This month, the Federal Railroad Administration (FRA) issued a long-awaited final rule on crew sizes. A similar rule had been proposed a decade before, withdrawn by the agency, and then put forth again under a new administration. Aii has followed the developments closely and written analyses over the years.

In issuing its final rule, the FRA responded to Aii analysis in the report The Safety Impact of Technology and Crew Size: An analysis of accident data, incorporation of technology, and train crew staff levels on rail safety trends. The response engages with only one minor aspect from the report, but does not engage with our major findings or conclusions. 

We appreciate the work of the FRA and the diligence to read our report along with the numerous comments submitted throughout the rulemaking process. However, it is clear the reading led to a false understanding that ends up misrepresenting our work in the final rule. 

In full, FRA mentions Aii and our work in a section defending the agency’s rule on grounds that a mandatory crew size does have a mitigating effect on accident severity.

Similarly, the Alliance for Innovation and Infrastructure (AII) commented on the NPRM that a second crewmember has the potential to reduce damage only based on “a host of assumptions that cannot be proven” and that, “hypothetical[ly], it is equally likely that all crewmembers die or are incapacitated, that the crew members are impacted by the bystander effect and do little or no mitigating activity, or that the main mitigation [is] by non-rail personnel.”239 FRA disagrees with AII’s comment because the comment fails to acknowledge that FRA’s central approach, i.e., for each railroad to conduct a risk assessment, would produce an objective risk-based analysis that addresses such questions. This final rule will impose reasonable restrictions, collect data, and address the unique complexities of U.S. railroad operations through a review process.

If data or analysis later suggests FRA should consider a different approach, any person could petition FRA for a new rulemaking, or FRA could initiate one. 

Quoting our report once more, FRA includes in footnote 239:

FRA-2021-0032-12313 at 35. Although AII clearly opposed the NPRM, its analysis seemed conflicted when it concluded that “[f]or [accident] mitigation, that [a] conductor being anywhere on the train would theoretically help reduce damage.” Id. at 32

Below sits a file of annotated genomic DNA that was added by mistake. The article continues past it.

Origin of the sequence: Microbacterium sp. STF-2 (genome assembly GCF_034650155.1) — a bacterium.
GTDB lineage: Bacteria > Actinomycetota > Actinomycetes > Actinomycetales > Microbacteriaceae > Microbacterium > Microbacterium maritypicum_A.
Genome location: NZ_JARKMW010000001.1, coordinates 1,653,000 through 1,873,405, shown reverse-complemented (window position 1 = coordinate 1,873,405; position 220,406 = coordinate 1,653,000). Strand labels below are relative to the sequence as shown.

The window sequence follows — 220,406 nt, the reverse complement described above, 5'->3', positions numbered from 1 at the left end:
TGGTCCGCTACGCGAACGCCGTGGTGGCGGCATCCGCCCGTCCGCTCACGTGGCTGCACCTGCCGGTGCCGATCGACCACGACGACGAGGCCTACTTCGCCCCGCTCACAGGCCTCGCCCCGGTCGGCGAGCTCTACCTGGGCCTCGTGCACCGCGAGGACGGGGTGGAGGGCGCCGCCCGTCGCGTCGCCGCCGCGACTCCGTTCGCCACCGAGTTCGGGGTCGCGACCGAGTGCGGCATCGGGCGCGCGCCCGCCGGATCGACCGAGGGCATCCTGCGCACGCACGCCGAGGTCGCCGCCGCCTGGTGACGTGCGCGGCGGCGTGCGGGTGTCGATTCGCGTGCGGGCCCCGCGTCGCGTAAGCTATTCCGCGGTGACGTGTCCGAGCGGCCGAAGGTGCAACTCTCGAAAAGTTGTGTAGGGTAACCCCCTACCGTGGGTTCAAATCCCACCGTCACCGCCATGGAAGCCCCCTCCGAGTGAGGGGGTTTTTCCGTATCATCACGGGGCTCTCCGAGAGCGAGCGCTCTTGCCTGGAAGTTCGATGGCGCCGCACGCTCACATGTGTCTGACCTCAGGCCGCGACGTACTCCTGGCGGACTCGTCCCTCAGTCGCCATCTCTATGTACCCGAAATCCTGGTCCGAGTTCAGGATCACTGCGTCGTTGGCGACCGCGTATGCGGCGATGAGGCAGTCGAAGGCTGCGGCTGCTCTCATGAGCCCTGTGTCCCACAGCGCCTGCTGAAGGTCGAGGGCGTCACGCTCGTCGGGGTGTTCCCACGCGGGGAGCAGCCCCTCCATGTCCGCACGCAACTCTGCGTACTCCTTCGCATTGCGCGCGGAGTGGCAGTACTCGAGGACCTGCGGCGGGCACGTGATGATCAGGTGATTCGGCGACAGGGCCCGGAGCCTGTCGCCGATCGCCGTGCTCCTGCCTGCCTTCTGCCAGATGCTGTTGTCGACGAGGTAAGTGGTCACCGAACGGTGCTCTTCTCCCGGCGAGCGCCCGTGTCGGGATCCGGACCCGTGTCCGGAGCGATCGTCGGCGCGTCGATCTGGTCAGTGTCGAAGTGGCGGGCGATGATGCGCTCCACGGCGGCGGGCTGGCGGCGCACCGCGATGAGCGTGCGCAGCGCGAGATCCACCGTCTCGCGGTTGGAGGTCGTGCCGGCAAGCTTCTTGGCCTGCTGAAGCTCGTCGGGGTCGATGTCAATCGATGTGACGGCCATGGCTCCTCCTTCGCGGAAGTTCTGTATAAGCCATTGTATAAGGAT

While we stand by the full report and quoted line in the main body of the rule despite FRA’s disagreement, it is the quote found in the footnote that reveals FRA misunderstands our analysis.

The statement is indeed found in our report, but it is not conclusory. In fact, it is found before the relevant analysis in that section of the report. The effect of this footnote is FRA assuming we support their theory precisely because we are evaluating their theory. They essentially end up quoting themselves. 

The quoted line functions as a hypothesis. In setting up the analysis, the report uses it as a statement to check against data, this is indicated by its placement in the section, the tone and approach throughout the report, and the use of the word “theoretically.” The use of “anywhere on the train” is in response to FRA-supporting qualitative data for in-locomotive crew and enables our analysis to be much broader to capture the impact of additional personnel regardless of location in mitigating incidents. Reading two paragraphs later, the conclusions reject the hypothesis:

“From this analysis, we can see that having a conductor on duty did not mitigate damage costs.” 

Another three paragraphs into the report and another conclusion states: “This analysis shows that at best, there is no correlation between conductors on duty and mitigation of accidents. The results further undermine the case presented by the FRA and emphasize the need for further data collection and statistical analysis.” In fact, this section of the report is replete with similar conclusory statements: “For the mitigation theory to hold, we would expect to find that the proportion of crew is inversely related to accident severity…In fact, we see the opposite…” and “More personnel do not appear from this data to support the theory of accident mitigation.” The report makes clear that these statements apply to personnel “anywhere on the train.”

The report expands on the mitigation topic with four pages of data analysis. Then once more, the report restates its conclusion on this matter in a summary fashion:

“Before assessing the most cited case of mitigation, it is worth noting four points: first, mitigation is a theory postulated without data, second, the available data does not seem to bolster it, third, the argument relies on a counterfactual, and fourth, the theory contradicts safety training.”

Counter to the FRA footnote, the report is not conflicted, but consistent and resolved that the data does not support the theory put forward by the administration. While it is unfortunate that the administration proceeded with a rule that our analysis showed was not supported by data, it is also unfortunate that the FRA misunderstood our analysis and did not accept the plain findings of the report.

To read the full report, click here.

To read a summary blog of the report’s findings, click here.


Written by Benjamin Dierker, Executive Director

The Alliance for Innovation and Infrastructure (Aii) is an independent, national research and educational organization. An innovative think tank, Aii explores the intersection of economics, law, and public policy in the areas of climate, damage prevention, energy, infrastructure, innovation, technology, and transportation.